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Uncovering America's methamphetamine history; PA Early Intervention programs vital for child development; measuring long-term impact of the O.J. Simpson trial on media literacy.

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President Biden's name could be left off the ballot in Alabama and Ohio, the Justice Dept. mandates background checks for gun show purchases, and Iowa Gov. Kim Reynolds moves to allow state police to arrest undocumented migrants.

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Housing advocates fear rural low-income folks who live in aging USDA housing could be forced out, small towns are eligible for grants to enhance civic participation, and North Carolina's small and Black-owned farms are helped by new wind and solar revenues.

Partnership Connects Struggling MI Families with Low-Cost Broadband

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Tuesday, October 18, 2022   

Broadband internet has become a necessity for Americans to stay connected, but almost 1 million Michigan residents do not have access or face significant barriers to high-speed service. The Communications Workers of America and Microsoft recently launched Get Connected, an initiative to boost enrollment in the Affordable Connectivity Program, providing monthly discounts for eligible customers.

The program's cross-country tour will be in Detroit on Friday to host a resource fair.

Misty Robertson, broadband director for the Communications Workers of America, said the program subsidizes internet service for families with limited resources.

"The Affordable Connectivity Program helps folks that are on things like WIC, Social Security Disability, getting Pell Grants, living in a housing authority, or collecting SNAP benefits with their internet cost," Robertson said. "It helps them by giving a $30 monthly discount off their internet bill."

Robertson pointed out funding for the broadband expansion comes from the bipartisan infrastructure law, which provides a $65 billion investment to bring affordable, high-speed internet to all communities across the United States. The Detroit event is set from 1 to 5 p.m. Friday at 3905 Saint Antoine Street.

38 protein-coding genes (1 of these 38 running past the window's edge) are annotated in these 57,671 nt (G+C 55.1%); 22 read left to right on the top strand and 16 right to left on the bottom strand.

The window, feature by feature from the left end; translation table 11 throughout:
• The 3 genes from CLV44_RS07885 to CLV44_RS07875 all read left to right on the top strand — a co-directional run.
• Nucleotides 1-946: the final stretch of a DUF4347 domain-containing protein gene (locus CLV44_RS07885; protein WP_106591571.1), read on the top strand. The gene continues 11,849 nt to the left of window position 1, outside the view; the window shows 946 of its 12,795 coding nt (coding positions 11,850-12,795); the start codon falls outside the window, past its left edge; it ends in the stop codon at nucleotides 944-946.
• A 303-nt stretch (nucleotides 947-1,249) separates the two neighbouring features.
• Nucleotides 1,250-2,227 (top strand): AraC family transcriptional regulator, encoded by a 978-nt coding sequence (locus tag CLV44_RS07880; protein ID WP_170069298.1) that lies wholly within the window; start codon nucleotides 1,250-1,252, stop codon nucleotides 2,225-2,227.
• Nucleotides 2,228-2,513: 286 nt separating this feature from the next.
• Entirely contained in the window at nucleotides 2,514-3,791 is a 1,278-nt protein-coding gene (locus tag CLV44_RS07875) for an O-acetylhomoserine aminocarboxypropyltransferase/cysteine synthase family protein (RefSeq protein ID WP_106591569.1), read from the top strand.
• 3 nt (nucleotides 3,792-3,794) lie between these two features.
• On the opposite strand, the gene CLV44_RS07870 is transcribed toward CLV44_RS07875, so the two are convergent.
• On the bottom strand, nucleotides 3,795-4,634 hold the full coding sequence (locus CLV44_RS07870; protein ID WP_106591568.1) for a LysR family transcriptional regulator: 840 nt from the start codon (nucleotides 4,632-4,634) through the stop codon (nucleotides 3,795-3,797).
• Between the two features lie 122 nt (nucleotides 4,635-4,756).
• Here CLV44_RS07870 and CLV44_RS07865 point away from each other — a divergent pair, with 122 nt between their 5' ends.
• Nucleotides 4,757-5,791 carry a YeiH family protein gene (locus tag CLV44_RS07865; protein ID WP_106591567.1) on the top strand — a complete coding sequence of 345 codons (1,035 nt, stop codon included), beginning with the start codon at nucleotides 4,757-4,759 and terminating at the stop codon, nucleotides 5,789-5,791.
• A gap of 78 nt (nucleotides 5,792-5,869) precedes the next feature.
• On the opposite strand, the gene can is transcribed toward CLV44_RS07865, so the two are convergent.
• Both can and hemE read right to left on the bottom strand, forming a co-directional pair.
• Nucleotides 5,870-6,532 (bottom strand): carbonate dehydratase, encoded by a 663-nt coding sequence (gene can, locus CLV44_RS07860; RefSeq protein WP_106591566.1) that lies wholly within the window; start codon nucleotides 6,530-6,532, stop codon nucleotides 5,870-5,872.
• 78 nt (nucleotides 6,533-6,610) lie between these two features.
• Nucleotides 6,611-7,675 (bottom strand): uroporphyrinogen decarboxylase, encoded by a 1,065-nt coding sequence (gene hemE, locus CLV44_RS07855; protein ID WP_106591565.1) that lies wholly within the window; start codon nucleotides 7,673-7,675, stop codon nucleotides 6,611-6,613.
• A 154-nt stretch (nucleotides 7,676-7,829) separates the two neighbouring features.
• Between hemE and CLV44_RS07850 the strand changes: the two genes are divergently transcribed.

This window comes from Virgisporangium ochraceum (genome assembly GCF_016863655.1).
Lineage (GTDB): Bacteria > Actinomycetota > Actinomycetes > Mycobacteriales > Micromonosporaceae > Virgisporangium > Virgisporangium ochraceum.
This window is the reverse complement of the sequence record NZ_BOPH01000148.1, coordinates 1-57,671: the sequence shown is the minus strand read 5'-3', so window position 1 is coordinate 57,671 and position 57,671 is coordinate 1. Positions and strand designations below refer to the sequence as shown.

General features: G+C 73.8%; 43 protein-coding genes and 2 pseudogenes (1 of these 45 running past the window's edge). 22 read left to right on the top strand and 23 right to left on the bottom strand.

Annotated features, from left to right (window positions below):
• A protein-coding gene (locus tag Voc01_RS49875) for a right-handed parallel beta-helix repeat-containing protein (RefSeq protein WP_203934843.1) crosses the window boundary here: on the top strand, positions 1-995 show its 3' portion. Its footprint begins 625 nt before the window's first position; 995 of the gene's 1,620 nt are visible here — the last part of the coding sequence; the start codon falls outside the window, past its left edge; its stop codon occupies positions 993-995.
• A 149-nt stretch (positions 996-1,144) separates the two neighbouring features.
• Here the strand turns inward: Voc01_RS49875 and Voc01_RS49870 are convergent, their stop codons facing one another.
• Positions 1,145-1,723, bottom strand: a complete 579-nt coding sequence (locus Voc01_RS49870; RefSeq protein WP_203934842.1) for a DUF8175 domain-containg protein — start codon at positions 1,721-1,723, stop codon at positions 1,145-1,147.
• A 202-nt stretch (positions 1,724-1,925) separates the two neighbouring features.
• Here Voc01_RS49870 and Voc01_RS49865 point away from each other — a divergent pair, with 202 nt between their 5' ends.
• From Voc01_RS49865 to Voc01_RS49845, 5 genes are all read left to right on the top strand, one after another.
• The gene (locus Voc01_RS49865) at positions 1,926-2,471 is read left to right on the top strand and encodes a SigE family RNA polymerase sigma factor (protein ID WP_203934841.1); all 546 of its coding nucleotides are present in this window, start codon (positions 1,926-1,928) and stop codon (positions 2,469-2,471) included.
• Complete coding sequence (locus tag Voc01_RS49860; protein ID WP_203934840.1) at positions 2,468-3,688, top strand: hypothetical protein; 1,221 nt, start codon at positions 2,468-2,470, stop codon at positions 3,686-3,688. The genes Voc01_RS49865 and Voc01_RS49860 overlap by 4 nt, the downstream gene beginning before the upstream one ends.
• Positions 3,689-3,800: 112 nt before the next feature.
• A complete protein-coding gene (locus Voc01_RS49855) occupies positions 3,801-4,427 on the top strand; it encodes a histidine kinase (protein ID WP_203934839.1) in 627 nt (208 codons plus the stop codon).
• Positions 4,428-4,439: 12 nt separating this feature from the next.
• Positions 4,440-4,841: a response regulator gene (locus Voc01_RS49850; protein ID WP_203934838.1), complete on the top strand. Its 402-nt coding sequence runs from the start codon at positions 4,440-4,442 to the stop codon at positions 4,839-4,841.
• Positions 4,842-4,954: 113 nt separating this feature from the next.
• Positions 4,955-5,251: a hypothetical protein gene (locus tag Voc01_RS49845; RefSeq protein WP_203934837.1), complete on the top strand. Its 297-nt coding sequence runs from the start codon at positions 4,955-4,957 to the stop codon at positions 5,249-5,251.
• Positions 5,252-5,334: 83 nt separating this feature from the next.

The event is co-sponsored by the Communications Workers of America and Microsoft, a which came out of a labor agreement reached in June. Both groups believe internet services are essential, and they promote digital equity, inclusion, and affordability.

DeAndre Davis, vice president of the Communications Workers of America Local 4100 in Detroit, said they are joining with other community agencies to get people connected.

"We've partnered up with the Detroit Housing Commission," Davis said. "Detroit Housing Commission is already doing events every Friday where they're providing all kinds of services for the residents. We have volunteers out signing people up for affordable connectivity right there on the spot."

He says the organizations are also partnering with the nonprofit EveryoneOn, which will be on-site to help sign folks up for the Affordable Connectivity Program.

Disclosure: Communications Workers of America contributes to our fund for reporting on Human Rights/Racial Justice, and Livable Wages/Working Families. If you would like to help support news in the public interest, click here.


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